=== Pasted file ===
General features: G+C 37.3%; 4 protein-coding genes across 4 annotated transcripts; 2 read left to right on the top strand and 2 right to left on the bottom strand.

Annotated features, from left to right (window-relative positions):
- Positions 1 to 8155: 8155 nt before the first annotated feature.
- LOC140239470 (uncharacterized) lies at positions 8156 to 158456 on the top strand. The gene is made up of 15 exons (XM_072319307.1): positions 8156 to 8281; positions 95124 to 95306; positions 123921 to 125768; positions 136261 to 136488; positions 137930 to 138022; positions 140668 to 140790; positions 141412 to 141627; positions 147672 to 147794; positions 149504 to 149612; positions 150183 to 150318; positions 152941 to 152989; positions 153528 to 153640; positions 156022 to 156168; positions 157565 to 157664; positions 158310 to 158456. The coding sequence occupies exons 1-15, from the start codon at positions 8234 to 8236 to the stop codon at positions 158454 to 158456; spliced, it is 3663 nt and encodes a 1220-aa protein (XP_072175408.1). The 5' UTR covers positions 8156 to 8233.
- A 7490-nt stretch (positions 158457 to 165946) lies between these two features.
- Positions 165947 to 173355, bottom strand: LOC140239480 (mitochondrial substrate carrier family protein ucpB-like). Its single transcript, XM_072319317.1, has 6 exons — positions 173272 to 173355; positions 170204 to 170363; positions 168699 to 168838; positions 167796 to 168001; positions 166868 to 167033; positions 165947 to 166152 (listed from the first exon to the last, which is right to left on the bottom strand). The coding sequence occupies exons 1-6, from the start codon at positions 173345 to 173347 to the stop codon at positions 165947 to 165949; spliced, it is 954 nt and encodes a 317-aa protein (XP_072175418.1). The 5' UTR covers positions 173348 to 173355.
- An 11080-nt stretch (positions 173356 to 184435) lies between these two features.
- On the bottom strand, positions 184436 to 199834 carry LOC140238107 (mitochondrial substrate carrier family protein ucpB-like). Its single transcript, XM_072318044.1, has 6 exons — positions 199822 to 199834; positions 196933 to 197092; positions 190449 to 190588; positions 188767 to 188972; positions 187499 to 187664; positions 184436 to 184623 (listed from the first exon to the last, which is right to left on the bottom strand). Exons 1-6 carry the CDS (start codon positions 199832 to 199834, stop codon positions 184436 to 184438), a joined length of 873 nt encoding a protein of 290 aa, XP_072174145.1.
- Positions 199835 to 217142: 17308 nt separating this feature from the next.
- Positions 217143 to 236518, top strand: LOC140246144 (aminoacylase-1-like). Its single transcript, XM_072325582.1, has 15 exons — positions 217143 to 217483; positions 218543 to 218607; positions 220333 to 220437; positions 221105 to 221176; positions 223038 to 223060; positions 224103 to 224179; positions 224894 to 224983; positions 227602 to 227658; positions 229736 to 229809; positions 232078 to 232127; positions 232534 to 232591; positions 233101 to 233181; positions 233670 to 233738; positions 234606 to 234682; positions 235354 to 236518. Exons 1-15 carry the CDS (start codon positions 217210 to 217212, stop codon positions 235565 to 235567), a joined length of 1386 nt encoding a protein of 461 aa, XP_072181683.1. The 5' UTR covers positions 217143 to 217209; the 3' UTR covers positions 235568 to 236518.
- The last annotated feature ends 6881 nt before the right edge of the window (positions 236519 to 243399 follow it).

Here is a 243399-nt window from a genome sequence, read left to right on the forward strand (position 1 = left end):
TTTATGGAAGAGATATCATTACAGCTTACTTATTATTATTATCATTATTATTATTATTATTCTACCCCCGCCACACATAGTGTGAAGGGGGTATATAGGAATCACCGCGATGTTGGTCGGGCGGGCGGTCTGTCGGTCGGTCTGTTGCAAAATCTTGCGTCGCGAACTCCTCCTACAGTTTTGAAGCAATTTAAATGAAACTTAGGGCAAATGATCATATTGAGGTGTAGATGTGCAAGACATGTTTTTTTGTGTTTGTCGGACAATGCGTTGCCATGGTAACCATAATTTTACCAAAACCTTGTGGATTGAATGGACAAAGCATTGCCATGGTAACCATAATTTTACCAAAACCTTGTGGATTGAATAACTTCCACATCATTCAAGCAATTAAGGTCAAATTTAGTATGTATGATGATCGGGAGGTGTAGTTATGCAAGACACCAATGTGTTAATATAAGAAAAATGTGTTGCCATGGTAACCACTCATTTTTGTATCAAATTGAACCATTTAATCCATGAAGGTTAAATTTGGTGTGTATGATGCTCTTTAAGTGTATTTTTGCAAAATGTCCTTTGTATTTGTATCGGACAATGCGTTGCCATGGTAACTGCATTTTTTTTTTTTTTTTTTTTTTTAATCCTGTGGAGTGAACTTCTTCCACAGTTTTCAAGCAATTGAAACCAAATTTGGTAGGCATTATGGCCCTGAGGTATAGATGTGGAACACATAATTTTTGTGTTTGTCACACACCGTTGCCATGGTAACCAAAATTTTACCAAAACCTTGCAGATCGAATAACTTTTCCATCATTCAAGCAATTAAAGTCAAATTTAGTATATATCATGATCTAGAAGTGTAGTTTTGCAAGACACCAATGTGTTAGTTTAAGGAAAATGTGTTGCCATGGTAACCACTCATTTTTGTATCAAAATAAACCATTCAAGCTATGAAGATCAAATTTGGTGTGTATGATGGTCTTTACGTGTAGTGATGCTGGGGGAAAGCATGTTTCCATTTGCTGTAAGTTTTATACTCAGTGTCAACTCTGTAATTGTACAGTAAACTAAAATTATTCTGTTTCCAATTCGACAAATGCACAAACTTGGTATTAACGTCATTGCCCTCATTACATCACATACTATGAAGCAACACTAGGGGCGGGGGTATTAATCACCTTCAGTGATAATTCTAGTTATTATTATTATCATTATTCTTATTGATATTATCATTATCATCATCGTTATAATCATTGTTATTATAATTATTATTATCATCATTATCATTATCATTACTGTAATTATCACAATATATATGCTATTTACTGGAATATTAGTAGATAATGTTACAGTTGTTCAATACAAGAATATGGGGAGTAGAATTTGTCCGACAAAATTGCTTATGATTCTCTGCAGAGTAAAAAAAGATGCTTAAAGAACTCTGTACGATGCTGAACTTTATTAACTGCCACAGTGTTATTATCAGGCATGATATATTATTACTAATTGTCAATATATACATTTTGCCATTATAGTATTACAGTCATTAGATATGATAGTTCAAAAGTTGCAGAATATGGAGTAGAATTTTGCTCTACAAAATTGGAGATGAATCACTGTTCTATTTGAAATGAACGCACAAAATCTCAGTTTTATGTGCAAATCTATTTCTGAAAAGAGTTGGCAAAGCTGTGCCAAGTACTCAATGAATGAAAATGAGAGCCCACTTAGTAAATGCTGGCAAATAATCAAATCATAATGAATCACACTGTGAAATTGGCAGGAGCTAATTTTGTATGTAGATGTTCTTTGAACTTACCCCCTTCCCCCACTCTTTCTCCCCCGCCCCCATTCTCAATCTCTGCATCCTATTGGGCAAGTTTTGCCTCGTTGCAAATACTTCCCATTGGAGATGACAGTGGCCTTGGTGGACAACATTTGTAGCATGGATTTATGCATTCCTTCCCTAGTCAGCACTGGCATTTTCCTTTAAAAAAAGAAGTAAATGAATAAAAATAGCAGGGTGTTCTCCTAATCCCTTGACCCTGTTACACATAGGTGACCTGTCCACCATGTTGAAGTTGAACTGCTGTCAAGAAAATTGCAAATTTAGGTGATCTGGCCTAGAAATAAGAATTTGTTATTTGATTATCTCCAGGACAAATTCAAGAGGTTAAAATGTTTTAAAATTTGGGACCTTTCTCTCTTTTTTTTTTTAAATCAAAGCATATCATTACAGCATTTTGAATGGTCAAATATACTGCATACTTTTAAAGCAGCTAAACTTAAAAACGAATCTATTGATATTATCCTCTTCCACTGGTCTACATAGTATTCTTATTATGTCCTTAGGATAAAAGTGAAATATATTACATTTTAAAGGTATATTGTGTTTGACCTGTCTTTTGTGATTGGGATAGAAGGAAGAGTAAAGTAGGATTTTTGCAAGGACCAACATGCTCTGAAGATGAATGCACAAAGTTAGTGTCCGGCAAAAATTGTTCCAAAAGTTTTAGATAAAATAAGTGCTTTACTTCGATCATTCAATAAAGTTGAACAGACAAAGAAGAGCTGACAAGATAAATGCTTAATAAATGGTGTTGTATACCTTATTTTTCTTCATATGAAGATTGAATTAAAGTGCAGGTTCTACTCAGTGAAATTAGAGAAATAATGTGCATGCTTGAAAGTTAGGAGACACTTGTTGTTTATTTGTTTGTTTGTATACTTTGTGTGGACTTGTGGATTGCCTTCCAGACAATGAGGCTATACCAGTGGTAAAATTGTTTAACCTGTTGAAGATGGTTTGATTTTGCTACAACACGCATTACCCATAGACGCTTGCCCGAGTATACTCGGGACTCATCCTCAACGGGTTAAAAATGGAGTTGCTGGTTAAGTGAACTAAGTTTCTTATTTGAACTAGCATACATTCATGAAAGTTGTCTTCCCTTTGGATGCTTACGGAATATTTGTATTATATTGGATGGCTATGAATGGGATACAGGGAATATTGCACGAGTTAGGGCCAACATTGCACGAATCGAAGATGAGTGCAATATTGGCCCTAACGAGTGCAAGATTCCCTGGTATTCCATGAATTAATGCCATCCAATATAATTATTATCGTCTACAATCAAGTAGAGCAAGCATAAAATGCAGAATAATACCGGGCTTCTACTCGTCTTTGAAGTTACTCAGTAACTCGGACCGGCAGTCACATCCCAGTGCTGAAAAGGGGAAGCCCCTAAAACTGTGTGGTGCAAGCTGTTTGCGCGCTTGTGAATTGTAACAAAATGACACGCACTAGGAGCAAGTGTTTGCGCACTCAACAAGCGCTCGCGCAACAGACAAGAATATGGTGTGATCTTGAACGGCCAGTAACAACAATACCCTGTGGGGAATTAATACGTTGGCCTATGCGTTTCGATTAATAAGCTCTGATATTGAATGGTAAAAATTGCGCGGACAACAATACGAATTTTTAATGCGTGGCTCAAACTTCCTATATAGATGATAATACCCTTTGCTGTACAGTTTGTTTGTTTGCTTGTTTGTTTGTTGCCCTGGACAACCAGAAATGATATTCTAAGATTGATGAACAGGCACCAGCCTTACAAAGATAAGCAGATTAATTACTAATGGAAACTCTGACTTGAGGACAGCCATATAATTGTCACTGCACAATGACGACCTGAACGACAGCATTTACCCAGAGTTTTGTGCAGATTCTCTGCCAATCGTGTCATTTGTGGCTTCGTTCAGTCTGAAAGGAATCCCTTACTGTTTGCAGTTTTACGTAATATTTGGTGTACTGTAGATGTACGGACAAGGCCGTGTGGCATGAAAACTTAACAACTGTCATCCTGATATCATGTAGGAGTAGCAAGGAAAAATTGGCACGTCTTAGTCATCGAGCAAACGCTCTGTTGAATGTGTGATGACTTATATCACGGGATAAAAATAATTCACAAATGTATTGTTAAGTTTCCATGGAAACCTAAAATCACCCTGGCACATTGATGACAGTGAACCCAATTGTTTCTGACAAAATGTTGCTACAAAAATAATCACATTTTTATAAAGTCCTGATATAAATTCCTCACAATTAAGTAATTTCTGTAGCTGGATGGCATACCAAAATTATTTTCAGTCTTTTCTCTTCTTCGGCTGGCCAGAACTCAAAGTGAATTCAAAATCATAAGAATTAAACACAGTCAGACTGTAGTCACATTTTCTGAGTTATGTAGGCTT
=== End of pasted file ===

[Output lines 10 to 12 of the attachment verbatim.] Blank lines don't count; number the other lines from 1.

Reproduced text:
- Positions 217143 to 236518, top strand: LOC140246144 (aminoacylase-1-like). Its single transcript, XM_072325582.1, has 15 exons — positions 217143 to 217483; positions 218543 to 218607; positions 220333 to 220437; positions 221105 to 221176; positions 223038 to 223060; positions 224103 to 224179; positions 224894 to 224983; positions 227602 to 227658; positions 229736 to 229809; positions 232078 to 232127; positions 232534 to 232591; positions 233101 to 233181; positions 233670 to 233738; positions 234606 to 234682; positions 235354 to 236518. Exons 1-15 carry the CDS (start codon positions 217210 to 217212, stop codon positions 235565 to 235567), a joined length of 1386 nt encoding a protein of 461 aa, XP_072181683.1. The 5' UTR covers positions 217143 to 217209; the 3' UTR covers positions 235568 to 236518.
- The last annotated feature ends 6881 nt before the right edge of the window (positions 236519 to 243399 follow it).

Here is a 243399-nt window from a genome sequence, read left to right on the forward strand (position 1 = left end):